Bit for controlling. - The Horse Forum
 7Likes
Reply
 
LinkBack Thread Tools
post #1 of 12 Old 09-11-2012, 08:24 AM Thread Starter
Foal
 
Join Date: Sep 2012
Posts: 5
• Horses: 1
Question Bit for controlling.

Hello there, you have heard of my crazy palomino boy, Snowy right? Well, he goes crazy when I go in this certrain paddock and gallops NOT on command. I tried to pull the riens in all directions but he didn't stop, can you tell me what sort of bit I should get? Thank you.
Stacey Taylor is offline  
Sponsored Links
Advertisement
 
post #2 of 12 Old 09-11-2012, 08:28 AM
Yearling
 
Join Date: Apr 2012
Location: Milano,Texas
Posts: 1,105
• Horses: 0
Needs more training. Not a new bit
iridehorses likes this.
Janna is offline  
post #3 of 12 Old 09-11-2012, 08:31 AM
Started
 
Join Date: Jun 2012
Location: Melbourne, Australia
Posts: 2,069
• Horses: 1
Welcome to the forum, Stacey!

What's in the paddock? What sets him off? What's his usual behaviour like on the trails, in an arena, in any other paddock? Please give us lots of details (breed, size, your riding experience, his level of training, current tack he's ridden in etc).

A different bit is rarely the solution to this kind of thing
EvilHorseOfDoom is offline  
post #4 of 12 Old 09-11-2012, 09:46 AM
Showing
 
Join Date: Apr 2007
Location: MD
Posts: 23,907
• Horses: 2
Unfortunately bit is usually not an answer to such issues. You better get some lessons and/or training. Good trainer does wonders!

"Life isn't about waiting for the storm to pass: it's about learning to dance in the rain..."

"When we are no longer able to change a situation - we are challenged to change ourselves."

"How people treat you is their karma; how you react is yours."
kitten_Val is offline  
post #5 of 12 Old 09-11-2012, 10:05 AM
Super Moderator
 
Join Date: May 2012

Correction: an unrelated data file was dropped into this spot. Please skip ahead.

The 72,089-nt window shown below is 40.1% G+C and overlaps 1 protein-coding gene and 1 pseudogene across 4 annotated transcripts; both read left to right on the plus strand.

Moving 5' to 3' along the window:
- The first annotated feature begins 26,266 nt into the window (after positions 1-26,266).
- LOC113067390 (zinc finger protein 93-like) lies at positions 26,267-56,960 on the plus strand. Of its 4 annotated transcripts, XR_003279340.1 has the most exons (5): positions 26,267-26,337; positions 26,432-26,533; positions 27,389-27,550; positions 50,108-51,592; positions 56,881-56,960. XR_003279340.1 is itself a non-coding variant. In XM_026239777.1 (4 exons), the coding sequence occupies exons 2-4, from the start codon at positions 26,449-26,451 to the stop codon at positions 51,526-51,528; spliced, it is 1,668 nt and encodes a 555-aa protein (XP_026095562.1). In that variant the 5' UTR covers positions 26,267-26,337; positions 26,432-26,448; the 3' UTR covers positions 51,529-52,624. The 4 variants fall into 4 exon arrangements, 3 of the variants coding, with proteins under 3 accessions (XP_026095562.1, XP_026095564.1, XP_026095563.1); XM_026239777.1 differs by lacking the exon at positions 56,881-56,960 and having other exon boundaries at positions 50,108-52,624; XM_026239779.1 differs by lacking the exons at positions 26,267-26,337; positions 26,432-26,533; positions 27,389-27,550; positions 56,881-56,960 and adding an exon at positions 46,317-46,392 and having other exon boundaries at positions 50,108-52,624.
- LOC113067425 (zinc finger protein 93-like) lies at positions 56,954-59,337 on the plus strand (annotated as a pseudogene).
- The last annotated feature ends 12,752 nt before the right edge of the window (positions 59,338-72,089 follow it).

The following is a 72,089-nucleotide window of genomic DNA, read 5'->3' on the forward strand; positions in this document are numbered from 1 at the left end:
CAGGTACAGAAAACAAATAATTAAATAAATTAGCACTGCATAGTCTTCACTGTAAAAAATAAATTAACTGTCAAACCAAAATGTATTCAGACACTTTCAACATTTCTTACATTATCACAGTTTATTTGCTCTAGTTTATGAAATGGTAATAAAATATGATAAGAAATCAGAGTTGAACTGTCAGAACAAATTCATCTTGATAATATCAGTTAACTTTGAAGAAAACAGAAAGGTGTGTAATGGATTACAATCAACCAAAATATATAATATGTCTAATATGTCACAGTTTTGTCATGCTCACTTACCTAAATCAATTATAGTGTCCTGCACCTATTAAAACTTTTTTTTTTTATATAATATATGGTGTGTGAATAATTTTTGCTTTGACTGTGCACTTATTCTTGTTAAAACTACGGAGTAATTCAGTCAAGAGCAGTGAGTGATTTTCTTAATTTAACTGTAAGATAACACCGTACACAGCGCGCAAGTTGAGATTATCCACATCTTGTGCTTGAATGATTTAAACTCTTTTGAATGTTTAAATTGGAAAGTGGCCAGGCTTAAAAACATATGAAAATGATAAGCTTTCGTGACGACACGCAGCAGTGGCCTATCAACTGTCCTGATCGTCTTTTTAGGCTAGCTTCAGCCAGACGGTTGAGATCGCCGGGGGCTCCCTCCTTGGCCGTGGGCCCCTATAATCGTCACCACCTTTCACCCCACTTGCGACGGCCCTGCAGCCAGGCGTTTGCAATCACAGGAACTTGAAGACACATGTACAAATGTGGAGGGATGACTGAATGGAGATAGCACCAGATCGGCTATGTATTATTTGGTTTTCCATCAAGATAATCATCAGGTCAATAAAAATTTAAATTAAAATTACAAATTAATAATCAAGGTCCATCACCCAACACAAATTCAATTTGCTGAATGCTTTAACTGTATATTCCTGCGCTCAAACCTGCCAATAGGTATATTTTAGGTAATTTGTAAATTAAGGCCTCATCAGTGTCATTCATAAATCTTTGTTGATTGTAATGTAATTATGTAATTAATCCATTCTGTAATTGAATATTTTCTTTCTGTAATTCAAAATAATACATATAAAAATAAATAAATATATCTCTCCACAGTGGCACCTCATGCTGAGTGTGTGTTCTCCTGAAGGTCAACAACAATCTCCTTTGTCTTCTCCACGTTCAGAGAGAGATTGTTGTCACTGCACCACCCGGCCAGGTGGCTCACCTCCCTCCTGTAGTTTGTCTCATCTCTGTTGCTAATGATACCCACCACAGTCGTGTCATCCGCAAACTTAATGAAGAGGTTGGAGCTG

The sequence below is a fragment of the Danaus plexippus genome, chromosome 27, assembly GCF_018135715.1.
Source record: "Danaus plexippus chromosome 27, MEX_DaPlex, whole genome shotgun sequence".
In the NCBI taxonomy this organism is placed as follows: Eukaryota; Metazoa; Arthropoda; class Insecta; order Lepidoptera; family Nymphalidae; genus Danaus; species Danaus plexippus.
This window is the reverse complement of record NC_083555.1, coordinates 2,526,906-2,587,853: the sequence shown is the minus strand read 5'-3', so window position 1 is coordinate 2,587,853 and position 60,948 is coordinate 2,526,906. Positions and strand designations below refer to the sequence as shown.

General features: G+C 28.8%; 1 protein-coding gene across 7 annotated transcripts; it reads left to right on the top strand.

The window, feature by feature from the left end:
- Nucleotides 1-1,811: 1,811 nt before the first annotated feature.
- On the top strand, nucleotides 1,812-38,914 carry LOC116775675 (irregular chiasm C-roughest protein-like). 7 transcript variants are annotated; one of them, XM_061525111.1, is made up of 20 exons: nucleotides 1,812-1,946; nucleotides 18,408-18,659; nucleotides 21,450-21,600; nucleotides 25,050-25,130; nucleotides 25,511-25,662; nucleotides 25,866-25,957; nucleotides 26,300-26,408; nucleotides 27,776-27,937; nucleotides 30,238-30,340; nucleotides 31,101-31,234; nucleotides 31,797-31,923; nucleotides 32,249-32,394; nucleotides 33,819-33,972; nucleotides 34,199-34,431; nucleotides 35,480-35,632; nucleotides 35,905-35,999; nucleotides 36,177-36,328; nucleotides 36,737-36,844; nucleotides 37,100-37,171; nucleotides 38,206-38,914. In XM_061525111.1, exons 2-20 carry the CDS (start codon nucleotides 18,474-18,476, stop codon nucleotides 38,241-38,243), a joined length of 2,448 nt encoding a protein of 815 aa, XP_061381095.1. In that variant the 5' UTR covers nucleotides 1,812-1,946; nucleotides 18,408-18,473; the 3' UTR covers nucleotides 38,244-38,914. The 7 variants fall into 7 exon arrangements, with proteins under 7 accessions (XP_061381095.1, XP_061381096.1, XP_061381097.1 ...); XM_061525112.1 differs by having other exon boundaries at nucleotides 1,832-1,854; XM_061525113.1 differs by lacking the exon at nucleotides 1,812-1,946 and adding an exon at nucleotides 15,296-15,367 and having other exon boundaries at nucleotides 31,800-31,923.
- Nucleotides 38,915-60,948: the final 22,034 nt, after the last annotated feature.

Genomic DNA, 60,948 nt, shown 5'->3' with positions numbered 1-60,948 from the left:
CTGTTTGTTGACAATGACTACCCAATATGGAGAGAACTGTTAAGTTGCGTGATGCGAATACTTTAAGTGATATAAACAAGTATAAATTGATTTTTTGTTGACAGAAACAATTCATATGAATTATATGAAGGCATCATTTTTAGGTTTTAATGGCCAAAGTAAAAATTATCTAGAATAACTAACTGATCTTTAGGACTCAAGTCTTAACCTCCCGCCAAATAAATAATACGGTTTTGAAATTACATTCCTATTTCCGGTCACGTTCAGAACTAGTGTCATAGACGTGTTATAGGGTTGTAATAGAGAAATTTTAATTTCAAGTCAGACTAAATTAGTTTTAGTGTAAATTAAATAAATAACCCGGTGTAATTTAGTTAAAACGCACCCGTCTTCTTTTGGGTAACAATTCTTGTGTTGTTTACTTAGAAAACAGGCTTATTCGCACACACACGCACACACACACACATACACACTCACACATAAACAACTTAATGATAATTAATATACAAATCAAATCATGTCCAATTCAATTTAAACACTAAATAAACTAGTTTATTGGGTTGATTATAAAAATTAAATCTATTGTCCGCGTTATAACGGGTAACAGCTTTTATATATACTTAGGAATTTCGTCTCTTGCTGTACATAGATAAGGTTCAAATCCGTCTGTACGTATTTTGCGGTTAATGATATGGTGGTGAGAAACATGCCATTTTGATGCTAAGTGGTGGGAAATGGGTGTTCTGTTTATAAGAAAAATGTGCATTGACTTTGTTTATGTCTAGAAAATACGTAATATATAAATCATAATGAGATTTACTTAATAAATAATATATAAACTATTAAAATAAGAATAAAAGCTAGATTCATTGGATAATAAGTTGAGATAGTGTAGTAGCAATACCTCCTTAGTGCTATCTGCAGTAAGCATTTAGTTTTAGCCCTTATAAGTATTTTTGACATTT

Location: CT USA an English transplant
Posts: 23,365
• Horses: 3
I agree with all the other posts. Sometimes a stronger bit only makes things worse.
He's not listening to you.
You can try to get his attention be insisting that he only works in very small circles the minute he goes in that field, constantly changing direction so he has to focus his mind on that and not on galloping off. Keep a contact with his mouth all the time rather than having him on a loose rein that he can 'run into'
If he settles down you can gradually increase the size of the circles but the moment he starts any tricks quickly decrease them again
jaydee is offline  
post #6 of 12 Old 09-11-2012, 10:07 AM
Foal
 
Join Date: Sep 2012
Location: Katy TX
Posts: 156
• Horses: 2
I'm with all of them, more training, more lessons.
twiz454 is offline  
post #7 of 12 Old 09-11-2012, 11:06 AM
Trained
 
Join Date: Dec 2010
Location: southern Arizona
Posts: 9,369
• Horses: 4
Based on your other threads, it sounds like your horse isn't interested in your thoughts. That is all training, and not a bit issue.

Help With Lunging!?

Playful or Meanful?

He isn't very big, so needing extra oomph to move his head shouldn't be the issue. What training did he have before you got him?

"Make the right thing easy and the wrong thing...well, ignore it mostly."
bsms is online now  
post #8 of 12 Old 09-11-2012, 04:12 PM
Green Broke
 
Join Date: Jan 2011
Posts: 4,045
• Horses: 0
Stacey... I have been reading your posts.. and it sounds like you wanted a beautiful horse and you now have one. It also sounds like what you know about horses came from stories and movies and not hands on experience.

I am going to say this.. not to hurt you but to try to get you to realize you may get hurt or killed from your own lack of knowledge.

You need experience and knowledge before getting a horse. It would be so wise of you to sell or re-home this horse now.. before someone is hurt. Take the money you would have spent on owning and boarding and keeping shoes on a horse and spend it on riding lessons. To get more experience find out about working in a boarding barn doing work like cleaning stalls and tack in trade for lessons and experience.